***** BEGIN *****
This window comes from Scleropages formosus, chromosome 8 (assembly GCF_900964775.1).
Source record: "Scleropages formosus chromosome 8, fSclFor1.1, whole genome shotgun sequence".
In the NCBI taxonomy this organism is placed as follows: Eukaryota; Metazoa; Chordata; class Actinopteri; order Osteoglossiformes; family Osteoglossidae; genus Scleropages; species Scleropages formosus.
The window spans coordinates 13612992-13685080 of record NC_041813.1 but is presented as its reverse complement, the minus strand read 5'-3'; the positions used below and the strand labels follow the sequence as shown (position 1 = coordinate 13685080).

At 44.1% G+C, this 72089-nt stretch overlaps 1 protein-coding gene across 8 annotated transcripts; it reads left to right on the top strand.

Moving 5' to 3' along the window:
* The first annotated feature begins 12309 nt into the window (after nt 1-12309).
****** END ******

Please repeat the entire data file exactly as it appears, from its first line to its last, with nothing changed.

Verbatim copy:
This window comes from Scleropages formosus, chromosome 8 (assembly GCF_900964775.1).
Source record: "Scleropages formosus chromosome 8, fSclFor1.1, whole genome shotgun sequence".
In the NCBI taxonomy this organism is placed as follows: Eukaryota; Metazoa; Chordata; class Actinopteri; order Osteoglossiformes; family Osteoglossidae; genus Scleropages; species Scleropages formosus.
The window spans coordinates 13612992-13685080 of record NC_041813.1 but is presented as its reverse complement, the minus strand read 5'-3'; the positions used below and the strand labels follow the sequence as shown (position 1 = coordinate 13685080).

At 44.1% G+C, this 72089-nt stretch overlaps 1 protein-coding gene across 8 annotated transcripts; it reads left to right on the top strand.

Moving 5' to 3' along the window:
* The first annotated feature begins 12309 nt into the window (after nt 1-12309).